Crime in Its Relations to Social Progress

By Arthur Cleveland Hall | Go to book overview

CHAPTER XII
HAS CRIME INCREASED DURING THE NINETEENTH CENTURY?

THE nineteenth century has been filled full with the transformation of industrial life -- that greatest event of modern times -- wrought out through steam, machinery, and electricity, so that the industrial arts of the eighteenth century are farther removed from those of 1900 than from those of the Roman Empire, or even Egypt under the Ptolemies.1 The capital amassed during this single century amounts to a sum at least double all that has been accumulated and left by former ages.2 A hundred years ago the annual output of the world's mines was estimated at £9,000,000 sterling, while between 1880-88 the average yearly value at the pit's mouth was £210,000,000.3 The value of goods manufactured each year in Europe and the United States has increased from £650,000,000 sterling in 1800, to £4,618,000,000 in 1888.4 So rapid has been the diffusion of the comforts and luxuries of life, and so radically have our ideas and ways of thinking changed, that we can realize only with great difficulty the extremely simple lives of our own grandfathers.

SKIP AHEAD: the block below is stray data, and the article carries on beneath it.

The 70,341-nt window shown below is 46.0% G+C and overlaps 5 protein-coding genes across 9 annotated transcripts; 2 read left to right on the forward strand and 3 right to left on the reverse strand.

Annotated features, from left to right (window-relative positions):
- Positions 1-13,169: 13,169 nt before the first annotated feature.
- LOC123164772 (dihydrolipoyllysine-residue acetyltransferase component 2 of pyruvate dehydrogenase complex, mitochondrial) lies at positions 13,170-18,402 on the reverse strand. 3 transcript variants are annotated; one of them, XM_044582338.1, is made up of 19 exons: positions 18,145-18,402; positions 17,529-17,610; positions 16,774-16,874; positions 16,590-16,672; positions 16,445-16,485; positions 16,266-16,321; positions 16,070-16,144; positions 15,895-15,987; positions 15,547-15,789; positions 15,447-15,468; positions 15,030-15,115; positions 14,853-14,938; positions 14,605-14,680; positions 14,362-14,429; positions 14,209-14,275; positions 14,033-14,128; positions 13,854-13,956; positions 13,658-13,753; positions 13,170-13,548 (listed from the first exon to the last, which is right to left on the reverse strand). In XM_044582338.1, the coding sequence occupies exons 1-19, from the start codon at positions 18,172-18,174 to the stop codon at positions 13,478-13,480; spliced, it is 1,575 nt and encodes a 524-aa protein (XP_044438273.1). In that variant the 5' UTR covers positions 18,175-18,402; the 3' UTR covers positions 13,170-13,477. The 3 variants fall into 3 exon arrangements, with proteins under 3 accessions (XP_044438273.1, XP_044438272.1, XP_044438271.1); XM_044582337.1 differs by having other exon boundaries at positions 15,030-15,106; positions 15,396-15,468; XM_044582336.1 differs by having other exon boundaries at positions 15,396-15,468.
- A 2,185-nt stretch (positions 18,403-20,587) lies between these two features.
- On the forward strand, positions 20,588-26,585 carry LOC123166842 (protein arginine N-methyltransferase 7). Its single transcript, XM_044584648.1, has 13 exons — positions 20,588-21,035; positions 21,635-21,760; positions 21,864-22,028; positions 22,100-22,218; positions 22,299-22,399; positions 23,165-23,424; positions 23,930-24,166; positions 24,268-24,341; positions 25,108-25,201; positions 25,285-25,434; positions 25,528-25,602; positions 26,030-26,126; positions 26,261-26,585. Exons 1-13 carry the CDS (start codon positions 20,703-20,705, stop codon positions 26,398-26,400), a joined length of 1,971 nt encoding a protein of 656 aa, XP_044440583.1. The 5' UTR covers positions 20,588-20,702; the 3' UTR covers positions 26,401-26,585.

Nor has the march of education been less remarkable than the progress of industry and wealth. One hundred years ago reading and writing were rare accomplishments. Even as late as 1840 but two per cent. of adults in Russia could

____________________
1
Compare the paintings representing trades on the walls of Pompeii and Egyptian tombs, with encyclopædia engravings of the 18th century, and the illustrations in modern popular science magazines.
2
Seignobos,p.681.
3
Mulhall, p. 398.
4
Ibid., p. 365.

-279-

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